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101 of 106 people found the following review helpful By Ralph Blumenau on April 19, 2005
Format: Paperback
There have been other novels set in old age homes - Muriel Spark's Memento Mori, Alan Isler's The Hamlet of Fifth Avenue - and there is a certain formula about them. But Deborah Moggach's is the most kindly of these novels and, unusually, envisages the possibility that the elderly might actually get a new lease of life under such circumstances. Not possible, it is suggested, in cash-strapped Britain; but why not outsource the care for the elderly to Bangalore in India, where a little money goes a long way, where the climate is better, and where, above all, a former British hotel converted into a somewhat run-down retirement home (called Dunroamin) can create a little island of Old England in the midst of a throbbing Indian city. One has to suspend one's disbelief that elderly folk would really be happy in such a setting, but, it is suggested, there is something about the atmosphere of India which makes possible some kind of renewal of the spirit which gives new insights and meaning to what had been lonely lives in England. For much of the book the stories of each of these elderly folk seems episodic and disconnected, and there seems to be no particular plot; but in due course a plot does emerge in which coincidences - somewhat forced in my view - connect many of these lives together in unexpected ways. It is a kindly book, both about the elderly and about India and Indians, and that makes it an attractive book.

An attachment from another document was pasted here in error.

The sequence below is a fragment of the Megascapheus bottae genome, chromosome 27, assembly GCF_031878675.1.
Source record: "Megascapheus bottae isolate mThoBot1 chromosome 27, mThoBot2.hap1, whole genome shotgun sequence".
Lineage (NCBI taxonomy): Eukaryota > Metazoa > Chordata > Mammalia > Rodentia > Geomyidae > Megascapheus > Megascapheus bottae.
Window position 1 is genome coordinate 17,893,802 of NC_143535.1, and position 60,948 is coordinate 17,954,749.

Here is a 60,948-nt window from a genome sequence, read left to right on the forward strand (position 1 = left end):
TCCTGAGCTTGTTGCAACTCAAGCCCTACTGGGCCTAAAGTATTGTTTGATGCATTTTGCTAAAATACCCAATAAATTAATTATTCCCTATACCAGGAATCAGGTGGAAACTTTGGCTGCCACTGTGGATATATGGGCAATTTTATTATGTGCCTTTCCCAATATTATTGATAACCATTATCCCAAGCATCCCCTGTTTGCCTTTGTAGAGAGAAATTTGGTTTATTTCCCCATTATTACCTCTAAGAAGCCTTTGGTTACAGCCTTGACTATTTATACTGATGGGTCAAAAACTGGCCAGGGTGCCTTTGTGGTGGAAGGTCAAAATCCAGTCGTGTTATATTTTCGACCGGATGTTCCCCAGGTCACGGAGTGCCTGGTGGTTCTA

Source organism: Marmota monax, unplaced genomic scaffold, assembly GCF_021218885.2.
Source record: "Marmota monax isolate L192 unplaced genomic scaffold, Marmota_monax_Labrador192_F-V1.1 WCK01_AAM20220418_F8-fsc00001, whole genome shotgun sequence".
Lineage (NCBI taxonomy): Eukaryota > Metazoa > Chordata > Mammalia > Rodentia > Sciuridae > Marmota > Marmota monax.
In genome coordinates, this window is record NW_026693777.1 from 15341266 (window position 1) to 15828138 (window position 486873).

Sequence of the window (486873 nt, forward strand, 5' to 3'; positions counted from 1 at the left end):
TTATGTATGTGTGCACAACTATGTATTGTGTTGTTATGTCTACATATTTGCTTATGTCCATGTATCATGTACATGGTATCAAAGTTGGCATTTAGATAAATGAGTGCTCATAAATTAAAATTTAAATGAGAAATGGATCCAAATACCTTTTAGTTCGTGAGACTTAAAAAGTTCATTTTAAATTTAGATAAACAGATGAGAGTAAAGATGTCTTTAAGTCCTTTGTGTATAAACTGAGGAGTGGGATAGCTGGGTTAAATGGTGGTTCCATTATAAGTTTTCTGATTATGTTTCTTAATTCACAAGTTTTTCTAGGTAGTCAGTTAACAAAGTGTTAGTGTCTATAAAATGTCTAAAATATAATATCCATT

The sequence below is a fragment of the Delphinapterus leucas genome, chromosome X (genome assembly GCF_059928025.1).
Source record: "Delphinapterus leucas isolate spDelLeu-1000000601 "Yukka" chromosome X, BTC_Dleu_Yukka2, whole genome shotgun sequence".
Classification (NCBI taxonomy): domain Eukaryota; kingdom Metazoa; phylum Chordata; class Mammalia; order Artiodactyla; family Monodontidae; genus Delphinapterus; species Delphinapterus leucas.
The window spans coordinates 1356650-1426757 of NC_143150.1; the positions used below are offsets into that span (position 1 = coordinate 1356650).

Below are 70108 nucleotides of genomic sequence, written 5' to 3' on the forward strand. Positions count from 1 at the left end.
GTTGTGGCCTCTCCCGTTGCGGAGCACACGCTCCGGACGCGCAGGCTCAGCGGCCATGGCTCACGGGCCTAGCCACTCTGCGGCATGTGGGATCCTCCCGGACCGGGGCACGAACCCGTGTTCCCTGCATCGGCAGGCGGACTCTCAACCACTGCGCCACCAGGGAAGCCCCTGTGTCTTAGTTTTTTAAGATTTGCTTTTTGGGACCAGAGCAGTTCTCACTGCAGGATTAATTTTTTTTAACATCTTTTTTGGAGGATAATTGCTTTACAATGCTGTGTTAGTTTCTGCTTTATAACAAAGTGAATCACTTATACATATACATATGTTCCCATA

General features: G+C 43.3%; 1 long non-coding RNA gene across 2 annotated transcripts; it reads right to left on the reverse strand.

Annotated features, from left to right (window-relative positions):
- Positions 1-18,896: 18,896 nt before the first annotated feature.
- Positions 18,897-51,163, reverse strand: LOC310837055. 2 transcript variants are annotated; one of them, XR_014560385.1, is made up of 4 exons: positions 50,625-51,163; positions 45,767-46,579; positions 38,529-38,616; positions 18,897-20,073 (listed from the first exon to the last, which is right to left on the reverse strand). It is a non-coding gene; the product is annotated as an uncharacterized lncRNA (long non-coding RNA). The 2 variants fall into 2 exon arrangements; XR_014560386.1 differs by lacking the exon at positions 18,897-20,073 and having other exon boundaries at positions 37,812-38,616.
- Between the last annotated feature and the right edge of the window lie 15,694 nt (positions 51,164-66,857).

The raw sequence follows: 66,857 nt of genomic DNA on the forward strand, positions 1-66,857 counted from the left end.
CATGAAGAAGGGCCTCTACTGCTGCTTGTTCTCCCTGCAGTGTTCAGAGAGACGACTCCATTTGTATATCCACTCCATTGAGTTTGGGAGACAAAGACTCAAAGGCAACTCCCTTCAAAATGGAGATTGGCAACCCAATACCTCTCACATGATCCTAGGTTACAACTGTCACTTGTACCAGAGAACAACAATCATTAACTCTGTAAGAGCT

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73 of 77 people found the following review helpful By Uncle Ruddy on April 2, 2012
Format: Paperback Verified Purchase
A beautiful gift of a story. I bought this book recently because the movie reviews look so good. After reading this book I do not want to see the movie - nothing could top the magical tale the author spins. I did not want it to end. Funny, touching, beautifully written. Characters you do not want to leave.